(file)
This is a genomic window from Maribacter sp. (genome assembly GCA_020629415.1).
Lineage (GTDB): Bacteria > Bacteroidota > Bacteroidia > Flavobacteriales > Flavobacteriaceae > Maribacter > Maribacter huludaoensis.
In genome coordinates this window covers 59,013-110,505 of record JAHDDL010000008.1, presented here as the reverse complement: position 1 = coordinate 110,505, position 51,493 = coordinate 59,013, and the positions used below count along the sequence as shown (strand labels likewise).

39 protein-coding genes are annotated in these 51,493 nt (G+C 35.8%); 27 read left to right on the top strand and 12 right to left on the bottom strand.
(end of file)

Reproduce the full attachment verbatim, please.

This is a genomic window from Maribacter sp. (genome assembly GCA_020629415.1).
Lineage (GTDB): Bacteria > Bacteroidota > Bacteroidia > Flavobacteriales > Flavobacteriaceae > Maribacter > Maribacter huludaoensis.
In genome coordinates this window covers 59,013-110,505 of record JAHDDL010000008.1, presented here as the reverse complement: position 1 = coordinate 110,505, position 51,493 = coordinate 59,013, and the positions used below count along the sequence as shown (strand labels likewise).

39 protein-coding genes are annotated in these 51,493 nt (G+C 35.8%); 27 read left to right on the top strand and 12 right to left on the bottom strand.